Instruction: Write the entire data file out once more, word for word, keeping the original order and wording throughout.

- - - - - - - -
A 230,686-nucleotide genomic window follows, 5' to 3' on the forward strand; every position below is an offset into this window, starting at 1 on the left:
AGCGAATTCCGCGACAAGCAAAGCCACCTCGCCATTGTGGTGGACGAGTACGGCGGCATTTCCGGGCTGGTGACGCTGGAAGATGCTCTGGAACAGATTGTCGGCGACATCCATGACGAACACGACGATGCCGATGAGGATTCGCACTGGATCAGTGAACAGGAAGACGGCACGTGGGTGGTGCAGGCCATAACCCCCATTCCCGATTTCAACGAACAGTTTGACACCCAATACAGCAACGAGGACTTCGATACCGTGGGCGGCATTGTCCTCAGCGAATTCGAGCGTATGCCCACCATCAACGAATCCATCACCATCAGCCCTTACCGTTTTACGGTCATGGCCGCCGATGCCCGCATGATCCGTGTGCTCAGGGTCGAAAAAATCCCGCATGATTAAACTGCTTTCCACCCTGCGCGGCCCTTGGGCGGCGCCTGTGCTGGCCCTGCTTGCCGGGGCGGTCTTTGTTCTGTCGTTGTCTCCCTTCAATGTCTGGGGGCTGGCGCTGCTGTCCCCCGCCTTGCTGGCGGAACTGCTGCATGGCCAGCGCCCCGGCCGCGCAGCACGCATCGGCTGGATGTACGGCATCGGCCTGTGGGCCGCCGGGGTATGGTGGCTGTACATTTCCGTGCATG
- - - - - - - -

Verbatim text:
A 230,686-nucleotide genomic window follows, 5' to 3' on the forward strand; every position below is an offset into this window, starting at 1 on the left:
AGCGAATTCCGCGACAAGCAAAGCCACCTCGCCATTGTGGTGGACGAGTACGGCGGCATTTCCGGGCTGGTGACGCTGGAAGATGCTCTGGAACAGATTGTCGGCGACATCCATGACGAACACGACGATGCCGATGAGGATTCGCACTGGATCAGTGAACAGGAAGACGGCACGTGGGTGGTGCAGGCCATAACCCCCATTCCCGATTTCAACGAACAGTTTGACACCCAATACAGCAACGAGGACTTCGATACCGTGGGCGGCATTGTCCTCAGCGAATTCGAGCGTATGCCCACCATCAACGAATCCATCACCATCAGCCCTTACCGTTTTACGGTCATGGCCGCCGATGCCCGCATGATCCGTGTGCTCAGGGTCGAAAAAATCCCGCATGATTAAACTGCTTTCCACCCTGCGCGGCCCTTGGGCGGCGCCTGTGCTGGCCCTGCTTGCCGGGGCGGTCTTTGTTCTGTCGTTGTCTCCCTTCAATGTCTGGGGGCTGGCGCTGCTGTCCCCCGCCTTGCTGGCGGAACTGCTGCATGGCCAGCGCCCCGGCCGCGCAGCACGCATCGGCTGGATGTACGGCATCGGCCTGTGGGCCGCCGGGGTATGGTGGCTGTACATTTCCGTGCATG